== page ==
Many speak of the surviving Hudson Valley estates, the Millionaire’s Row Mansions of Fifth Avenue, and even Prospect Park‘s Litchfield Villa. The rarely talked about slew of mansions on Long Island, however, includes Oheka Castle, an extensive chateau only around 35 miles from Manhattan in Huntington, New York.
Commissioned in 1917 by Otto Hermann Kahn, Oheka Castle has rarely strayed from luxury throughout the last 104 years. After Kahn purchased 443 acres of land in Cold Spring Harbor for one million dollars, he later spent eleven million dollars to build the castle, or $158 million today. Architects Delano & Aldrich worked with landscape architects Beatrix Farrand, John Charles Olmsted, and Frederick Law Olmsted, Jr. to complete the castle in 1919.
Kahn passed away in 1934, prompting the need for a new owner for Oheka. After his family sold the French-style chateau in 1939 to the Welfare Fund of Sanitation Workers, the castle had multiple owners until it was abandoned in 1979. These various owners used the house as a retirement home for sanitation workers, a radio operator’s school for the Merchant Marines, and a home for the Eastern Military Academy,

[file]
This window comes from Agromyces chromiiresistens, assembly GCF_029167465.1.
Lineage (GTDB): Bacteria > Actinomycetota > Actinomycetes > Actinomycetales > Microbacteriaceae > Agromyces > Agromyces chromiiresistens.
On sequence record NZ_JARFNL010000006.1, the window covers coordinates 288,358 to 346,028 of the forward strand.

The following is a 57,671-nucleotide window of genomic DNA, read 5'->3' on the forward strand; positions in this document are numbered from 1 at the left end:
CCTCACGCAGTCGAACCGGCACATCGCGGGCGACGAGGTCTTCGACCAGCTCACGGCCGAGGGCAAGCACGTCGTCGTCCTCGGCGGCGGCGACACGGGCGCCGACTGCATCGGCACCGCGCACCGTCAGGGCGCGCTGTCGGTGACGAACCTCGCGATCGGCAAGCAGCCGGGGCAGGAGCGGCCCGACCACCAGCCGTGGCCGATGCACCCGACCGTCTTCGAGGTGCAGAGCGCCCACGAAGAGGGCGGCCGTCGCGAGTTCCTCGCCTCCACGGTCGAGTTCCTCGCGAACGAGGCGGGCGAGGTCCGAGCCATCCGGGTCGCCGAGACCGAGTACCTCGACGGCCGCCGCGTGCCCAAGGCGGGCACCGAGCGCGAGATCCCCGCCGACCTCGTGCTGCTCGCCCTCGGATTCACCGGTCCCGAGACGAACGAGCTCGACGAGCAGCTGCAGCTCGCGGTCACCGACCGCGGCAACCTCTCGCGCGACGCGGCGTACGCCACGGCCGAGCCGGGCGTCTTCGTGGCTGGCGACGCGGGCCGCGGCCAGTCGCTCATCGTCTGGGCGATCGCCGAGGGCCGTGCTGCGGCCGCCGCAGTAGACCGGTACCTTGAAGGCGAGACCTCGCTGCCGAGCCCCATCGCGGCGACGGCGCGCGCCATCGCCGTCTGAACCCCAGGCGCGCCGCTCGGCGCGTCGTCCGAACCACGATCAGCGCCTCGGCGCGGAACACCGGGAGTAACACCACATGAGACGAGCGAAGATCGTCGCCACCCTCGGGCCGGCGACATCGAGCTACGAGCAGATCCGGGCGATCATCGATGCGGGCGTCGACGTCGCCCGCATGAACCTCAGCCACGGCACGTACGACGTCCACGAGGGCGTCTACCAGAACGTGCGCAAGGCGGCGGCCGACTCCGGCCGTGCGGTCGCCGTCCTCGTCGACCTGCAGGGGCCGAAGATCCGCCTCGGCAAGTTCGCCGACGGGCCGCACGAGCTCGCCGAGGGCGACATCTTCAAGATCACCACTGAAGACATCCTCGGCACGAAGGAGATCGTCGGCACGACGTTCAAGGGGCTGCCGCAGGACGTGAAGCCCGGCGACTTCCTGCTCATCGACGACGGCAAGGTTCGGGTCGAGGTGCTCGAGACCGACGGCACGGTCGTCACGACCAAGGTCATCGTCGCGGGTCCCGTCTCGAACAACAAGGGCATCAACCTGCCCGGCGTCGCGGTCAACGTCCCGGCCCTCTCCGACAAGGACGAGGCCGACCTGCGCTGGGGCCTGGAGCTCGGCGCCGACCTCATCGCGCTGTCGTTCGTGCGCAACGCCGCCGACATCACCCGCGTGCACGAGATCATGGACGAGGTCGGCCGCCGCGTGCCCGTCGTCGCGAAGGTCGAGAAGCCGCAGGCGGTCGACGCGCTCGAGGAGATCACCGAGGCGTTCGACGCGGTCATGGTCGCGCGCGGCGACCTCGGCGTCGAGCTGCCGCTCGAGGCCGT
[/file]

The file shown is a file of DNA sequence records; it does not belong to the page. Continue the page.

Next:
Today, the castle operates as an event venue and rents out hotel rooms. Those who want to get married at Oheka, tour the historic grounds, or spend a night in the lavish interior can do so while living a life of luxury.
1. Oheka Castle is the second-largest private residence in America
The Oheka Castle grounds boast 109,000 square feet of land. Standing in the middle of the 443 acres that Kahn purchased, the castle offers an elegant French garden that opens into a forest of Linden trees. With all of this acreage, Oheka is the second largest private home in America, after the Biltmore estate in North Carolina built by George Vanderbilty.
Although Oheka Castle stands on significantly less acreage than Biltmore, it still houses 127 rooms, a ballroom, a formal dining room, and a greenhouse. Those who wish to tour the grounds can do so for $30 as an adult and $10 as a child.